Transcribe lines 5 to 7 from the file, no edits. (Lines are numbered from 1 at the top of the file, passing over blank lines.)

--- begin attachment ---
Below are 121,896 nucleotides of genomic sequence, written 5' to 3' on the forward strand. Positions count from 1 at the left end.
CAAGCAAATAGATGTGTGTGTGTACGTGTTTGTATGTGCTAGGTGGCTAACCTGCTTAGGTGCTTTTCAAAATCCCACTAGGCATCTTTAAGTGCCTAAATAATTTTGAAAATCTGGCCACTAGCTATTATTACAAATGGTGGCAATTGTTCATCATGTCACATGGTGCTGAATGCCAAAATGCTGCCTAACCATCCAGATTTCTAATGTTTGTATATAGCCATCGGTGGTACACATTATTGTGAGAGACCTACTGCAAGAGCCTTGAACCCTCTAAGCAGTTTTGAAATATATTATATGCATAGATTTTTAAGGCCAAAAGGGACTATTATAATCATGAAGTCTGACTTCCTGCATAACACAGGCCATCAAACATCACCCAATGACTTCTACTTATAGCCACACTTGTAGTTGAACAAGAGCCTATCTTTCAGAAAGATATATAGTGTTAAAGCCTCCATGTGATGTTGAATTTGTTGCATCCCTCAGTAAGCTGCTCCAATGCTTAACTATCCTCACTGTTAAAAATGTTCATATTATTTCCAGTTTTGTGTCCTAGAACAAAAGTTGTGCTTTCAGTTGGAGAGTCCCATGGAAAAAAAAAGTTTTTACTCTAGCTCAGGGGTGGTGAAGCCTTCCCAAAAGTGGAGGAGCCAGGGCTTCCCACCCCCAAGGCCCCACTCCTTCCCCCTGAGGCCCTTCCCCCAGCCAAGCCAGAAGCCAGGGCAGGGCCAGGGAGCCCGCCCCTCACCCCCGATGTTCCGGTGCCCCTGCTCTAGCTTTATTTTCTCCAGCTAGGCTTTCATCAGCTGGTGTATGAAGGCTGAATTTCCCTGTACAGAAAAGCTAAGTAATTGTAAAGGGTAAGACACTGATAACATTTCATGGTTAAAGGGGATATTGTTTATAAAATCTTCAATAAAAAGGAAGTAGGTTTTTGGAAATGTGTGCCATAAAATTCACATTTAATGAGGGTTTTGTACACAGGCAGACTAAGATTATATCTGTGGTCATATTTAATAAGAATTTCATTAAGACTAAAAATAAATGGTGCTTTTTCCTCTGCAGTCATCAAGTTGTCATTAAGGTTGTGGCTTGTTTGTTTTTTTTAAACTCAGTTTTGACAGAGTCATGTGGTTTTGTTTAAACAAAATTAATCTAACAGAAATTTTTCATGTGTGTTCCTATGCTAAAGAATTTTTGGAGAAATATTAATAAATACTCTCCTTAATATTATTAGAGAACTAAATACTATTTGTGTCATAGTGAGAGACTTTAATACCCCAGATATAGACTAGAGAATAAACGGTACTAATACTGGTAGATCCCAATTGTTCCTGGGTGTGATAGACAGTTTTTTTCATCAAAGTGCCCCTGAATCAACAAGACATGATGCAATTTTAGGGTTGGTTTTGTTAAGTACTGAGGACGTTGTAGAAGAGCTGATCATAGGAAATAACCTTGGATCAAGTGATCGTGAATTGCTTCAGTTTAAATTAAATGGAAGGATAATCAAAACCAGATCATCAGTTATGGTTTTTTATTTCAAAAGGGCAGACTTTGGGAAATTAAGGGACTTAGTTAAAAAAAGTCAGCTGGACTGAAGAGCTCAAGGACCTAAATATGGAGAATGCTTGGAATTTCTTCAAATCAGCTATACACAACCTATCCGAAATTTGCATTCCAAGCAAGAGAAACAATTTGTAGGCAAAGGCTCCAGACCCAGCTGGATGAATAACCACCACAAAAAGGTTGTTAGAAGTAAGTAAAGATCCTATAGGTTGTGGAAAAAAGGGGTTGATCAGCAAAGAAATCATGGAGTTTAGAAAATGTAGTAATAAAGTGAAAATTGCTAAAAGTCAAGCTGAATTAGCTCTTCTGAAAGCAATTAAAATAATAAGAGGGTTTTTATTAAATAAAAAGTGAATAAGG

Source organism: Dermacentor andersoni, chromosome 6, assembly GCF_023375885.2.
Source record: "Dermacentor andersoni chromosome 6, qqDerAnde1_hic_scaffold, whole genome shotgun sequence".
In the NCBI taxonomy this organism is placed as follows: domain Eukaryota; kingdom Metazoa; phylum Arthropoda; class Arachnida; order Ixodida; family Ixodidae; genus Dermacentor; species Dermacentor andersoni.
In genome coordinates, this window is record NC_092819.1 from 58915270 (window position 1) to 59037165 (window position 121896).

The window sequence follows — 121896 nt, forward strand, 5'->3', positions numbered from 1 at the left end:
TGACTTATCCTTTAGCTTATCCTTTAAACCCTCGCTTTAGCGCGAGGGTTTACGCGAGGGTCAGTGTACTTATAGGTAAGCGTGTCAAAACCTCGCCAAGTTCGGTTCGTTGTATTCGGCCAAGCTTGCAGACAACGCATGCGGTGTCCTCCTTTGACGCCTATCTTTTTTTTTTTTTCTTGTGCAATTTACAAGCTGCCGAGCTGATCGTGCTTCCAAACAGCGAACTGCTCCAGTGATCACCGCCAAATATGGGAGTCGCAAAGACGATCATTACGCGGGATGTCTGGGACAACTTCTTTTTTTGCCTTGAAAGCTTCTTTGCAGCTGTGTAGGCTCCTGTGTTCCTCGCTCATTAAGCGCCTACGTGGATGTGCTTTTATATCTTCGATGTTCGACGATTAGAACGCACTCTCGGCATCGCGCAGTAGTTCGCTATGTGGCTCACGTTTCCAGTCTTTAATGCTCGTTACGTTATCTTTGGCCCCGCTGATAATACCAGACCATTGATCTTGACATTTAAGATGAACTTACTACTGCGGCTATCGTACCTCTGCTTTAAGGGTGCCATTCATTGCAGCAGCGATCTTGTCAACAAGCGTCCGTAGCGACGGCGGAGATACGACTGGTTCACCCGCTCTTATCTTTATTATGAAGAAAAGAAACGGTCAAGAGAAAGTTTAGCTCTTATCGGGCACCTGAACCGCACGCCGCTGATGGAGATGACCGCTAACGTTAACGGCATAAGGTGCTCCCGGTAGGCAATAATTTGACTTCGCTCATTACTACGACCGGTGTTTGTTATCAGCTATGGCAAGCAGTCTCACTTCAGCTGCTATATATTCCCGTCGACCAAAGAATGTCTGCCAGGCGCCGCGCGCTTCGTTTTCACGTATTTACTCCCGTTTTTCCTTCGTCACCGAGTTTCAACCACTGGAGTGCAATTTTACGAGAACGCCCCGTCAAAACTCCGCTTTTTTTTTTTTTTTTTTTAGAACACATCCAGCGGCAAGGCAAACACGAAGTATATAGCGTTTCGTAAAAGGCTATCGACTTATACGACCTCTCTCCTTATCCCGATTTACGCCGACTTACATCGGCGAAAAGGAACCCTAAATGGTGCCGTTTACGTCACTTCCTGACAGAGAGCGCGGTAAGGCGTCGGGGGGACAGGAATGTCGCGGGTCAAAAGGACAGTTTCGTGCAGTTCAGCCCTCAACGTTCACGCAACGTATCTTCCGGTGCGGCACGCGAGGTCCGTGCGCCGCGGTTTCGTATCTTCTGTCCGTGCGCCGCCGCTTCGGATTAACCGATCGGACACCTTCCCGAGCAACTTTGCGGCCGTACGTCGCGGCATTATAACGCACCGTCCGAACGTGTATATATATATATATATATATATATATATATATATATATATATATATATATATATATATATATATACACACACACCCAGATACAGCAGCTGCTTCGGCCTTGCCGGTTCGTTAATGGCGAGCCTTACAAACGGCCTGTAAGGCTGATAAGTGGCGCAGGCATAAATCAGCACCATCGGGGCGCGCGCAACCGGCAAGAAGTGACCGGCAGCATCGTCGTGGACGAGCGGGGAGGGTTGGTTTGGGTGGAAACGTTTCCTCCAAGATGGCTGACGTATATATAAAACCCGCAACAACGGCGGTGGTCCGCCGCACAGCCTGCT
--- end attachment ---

In the NCBI taxonomy this organism is placed as follows: domain Eukaryota; kingdom Metazoa; phylum Arthropoda; class Arachnida; order Ixodida; family Ixodidae; genus Dermacentor; species Dermacentor andersoni.
In genome coordinates, this window is record NC_092819.1 from 58915270 (window position 1) to 59037165 (window position 121896).

The window sequence follows — 121896 nt, forward strand, 5'->3', positions numbered from 1 at the left end: